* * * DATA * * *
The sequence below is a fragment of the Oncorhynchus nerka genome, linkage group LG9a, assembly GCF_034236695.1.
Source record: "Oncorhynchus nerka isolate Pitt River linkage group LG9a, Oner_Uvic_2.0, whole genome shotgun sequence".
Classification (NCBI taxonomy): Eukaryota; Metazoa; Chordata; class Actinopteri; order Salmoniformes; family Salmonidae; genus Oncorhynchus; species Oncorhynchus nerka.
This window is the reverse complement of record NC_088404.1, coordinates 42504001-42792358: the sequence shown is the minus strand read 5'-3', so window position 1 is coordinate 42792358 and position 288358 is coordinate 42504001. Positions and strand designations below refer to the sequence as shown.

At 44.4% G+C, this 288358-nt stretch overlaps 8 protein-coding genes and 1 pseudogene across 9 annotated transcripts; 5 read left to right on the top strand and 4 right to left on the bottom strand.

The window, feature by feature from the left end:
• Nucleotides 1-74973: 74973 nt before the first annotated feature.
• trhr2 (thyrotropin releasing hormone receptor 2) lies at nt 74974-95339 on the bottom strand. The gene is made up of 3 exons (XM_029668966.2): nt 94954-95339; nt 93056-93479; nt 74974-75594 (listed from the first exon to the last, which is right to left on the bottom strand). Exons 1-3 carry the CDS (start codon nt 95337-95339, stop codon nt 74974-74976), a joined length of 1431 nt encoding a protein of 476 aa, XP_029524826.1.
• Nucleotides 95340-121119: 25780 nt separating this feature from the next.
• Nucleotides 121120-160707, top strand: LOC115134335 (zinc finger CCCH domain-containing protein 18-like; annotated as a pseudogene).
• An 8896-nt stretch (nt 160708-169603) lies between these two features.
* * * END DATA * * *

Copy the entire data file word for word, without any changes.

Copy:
The sequence below is a fragment of the Oncorhynchus nerka genome, linkage group LG9a, assembly GCF_034236695.1.
Source record: "Oncorhynchus nerka isolate Pitt River linkage group LG9a, Oner_Uvic_2.0, whole genome shotgun sequence".
Classification (NCBI taxonomy): Eukaryota; Metazoa; Chordata; class Actinopteri; order Salmoniformes; family Salmonidae; genus Oncorhynchus; species Oncorhynchus nerka.
This window is the reverse complement of record NC_088404.1, coordinates 42504001-42792358: the sequence shown is the minus strand read 5'-3', so window position 1 is coordinate 42792358 and position 288358 is coordinate 42504001. Positions and strand designations below refer to the sequence as shown.

At 44.4% G+C, this 288358-nt stretch overlaps 8 protein-coding genes and 1 pseudogene across 9 annotated transcripts; 5 read left to right on the top strand and 4 right to left on the bottom strand.

The window, feature by feature from the left end:
• Nucleotides 1-74973: 74973 nt before the first annotated feature.
• trhr2 (thyrotropin releasing hormone receptor 2) lies at nt 74974-95339 on the bottom strand. The gene is made up of 3 exons (XM_029668966.2): nt 94954-95339; nt 93056-93479; nt 74974-75594 (listed from the first exon to the last, which is right to left on the bottom strand). Exons 1-3 carry the CDS (start codon nt 95337-95339, stop codon nt 74974-74976), a joined length of 1431 nt encoding a protein of 476 aa, XP_029524826.1.
• Nucleotides 95340-121119: 25780 nt separating this feature from the next.
• Nucleotides 121120-160707, top strand: LOC115134335 (zinc finger CCCH domain-containing protein 18-like; annotated as a pseudogene).
• An 8896-nt stretch (nt 160708-169603) lies between these two features.